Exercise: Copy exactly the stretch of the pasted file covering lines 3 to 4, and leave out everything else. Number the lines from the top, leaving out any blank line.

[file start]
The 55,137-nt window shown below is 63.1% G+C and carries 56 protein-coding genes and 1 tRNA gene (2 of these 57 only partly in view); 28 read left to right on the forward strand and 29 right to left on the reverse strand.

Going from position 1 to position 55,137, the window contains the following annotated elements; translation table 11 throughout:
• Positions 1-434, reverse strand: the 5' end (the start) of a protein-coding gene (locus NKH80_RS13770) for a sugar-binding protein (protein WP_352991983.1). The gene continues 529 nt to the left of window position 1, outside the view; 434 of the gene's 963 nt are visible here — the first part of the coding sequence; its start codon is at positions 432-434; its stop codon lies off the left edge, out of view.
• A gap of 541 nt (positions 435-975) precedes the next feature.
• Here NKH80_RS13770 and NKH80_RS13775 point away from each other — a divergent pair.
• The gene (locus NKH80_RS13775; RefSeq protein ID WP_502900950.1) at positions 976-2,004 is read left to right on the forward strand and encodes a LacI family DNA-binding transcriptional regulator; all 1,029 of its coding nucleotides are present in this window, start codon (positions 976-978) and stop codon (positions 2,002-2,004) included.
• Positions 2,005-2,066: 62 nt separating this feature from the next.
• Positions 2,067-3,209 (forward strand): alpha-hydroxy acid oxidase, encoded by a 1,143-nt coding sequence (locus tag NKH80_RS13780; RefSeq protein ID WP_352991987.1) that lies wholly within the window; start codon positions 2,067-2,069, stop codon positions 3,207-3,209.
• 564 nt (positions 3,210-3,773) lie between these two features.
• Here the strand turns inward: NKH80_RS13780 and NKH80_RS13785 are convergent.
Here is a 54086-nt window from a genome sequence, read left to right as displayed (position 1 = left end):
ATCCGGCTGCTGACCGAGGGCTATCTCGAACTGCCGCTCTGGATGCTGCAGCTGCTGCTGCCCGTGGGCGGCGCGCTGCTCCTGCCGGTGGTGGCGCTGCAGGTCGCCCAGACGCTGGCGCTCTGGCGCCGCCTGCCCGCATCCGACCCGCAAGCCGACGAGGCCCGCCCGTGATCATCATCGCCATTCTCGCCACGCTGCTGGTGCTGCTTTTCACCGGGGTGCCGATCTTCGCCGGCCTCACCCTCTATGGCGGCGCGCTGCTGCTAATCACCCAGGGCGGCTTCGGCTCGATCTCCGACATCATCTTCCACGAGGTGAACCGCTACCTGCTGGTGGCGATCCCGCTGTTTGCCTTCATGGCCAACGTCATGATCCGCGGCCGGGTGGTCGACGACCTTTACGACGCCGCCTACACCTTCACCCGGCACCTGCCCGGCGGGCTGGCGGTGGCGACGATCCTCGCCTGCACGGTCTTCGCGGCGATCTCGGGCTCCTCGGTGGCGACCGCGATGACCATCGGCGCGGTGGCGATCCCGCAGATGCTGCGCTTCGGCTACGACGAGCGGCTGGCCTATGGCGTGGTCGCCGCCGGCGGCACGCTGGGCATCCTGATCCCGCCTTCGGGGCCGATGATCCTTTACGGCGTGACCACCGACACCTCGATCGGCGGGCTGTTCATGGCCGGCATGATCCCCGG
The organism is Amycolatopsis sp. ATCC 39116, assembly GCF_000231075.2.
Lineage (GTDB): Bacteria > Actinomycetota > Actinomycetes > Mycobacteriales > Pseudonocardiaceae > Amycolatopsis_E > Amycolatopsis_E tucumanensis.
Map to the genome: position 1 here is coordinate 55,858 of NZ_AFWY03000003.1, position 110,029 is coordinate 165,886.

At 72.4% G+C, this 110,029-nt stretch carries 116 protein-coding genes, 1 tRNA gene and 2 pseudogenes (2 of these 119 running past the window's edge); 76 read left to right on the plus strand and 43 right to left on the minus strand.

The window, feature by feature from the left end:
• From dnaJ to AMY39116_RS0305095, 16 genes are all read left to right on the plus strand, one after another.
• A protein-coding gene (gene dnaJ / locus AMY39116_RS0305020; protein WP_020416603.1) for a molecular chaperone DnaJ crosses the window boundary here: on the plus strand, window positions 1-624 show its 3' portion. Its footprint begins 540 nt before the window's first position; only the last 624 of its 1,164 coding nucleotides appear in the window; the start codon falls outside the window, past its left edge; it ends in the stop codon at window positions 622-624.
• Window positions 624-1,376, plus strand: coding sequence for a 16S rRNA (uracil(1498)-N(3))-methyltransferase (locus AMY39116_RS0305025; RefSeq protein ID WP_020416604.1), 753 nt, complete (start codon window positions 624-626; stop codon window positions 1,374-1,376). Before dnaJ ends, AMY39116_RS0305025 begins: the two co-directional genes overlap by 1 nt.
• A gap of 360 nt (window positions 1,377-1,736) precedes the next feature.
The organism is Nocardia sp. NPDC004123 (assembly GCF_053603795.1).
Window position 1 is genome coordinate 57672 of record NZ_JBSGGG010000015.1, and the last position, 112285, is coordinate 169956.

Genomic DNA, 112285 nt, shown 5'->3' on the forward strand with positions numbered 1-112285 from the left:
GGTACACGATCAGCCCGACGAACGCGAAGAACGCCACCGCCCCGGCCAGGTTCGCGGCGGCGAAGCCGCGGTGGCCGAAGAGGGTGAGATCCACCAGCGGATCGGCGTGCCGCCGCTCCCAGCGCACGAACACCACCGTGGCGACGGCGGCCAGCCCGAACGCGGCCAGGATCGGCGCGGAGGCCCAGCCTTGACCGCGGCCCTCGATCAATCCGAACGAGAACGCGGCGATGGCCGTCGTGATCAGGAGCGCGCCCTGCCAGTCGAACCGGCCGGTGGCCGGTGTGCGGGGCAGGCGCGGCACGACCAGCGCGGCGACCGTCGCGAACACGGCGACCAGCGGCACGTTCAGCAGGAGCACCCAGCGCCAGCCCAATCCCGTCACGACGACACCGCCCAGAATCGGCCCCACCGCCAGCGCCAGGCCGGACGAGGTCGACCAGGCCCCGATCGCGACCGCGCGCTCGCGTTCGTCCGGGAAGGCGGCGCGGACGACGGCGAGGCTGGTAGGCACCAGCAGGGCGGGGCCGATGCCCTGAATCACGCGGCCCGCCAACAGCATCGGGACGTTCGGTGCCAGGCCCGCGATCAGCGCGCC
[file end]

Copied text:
• Positions 1-434, reverse strand: the 5' end (the start) of a protein-coding gene (locus NKH80_RS13770) for a sugar-binding protein (protein WP_352991983.1). The gene continues 529 nt to the left of window position 1, outside the view; 434 of the gene's 963 nt are visible here — the first part of the coding sequence; its start codon is at positions 432-434; its stop codon lies off the left edge, out of view.
• A gap of 541 nt (positions 435-975) precedes the next feature.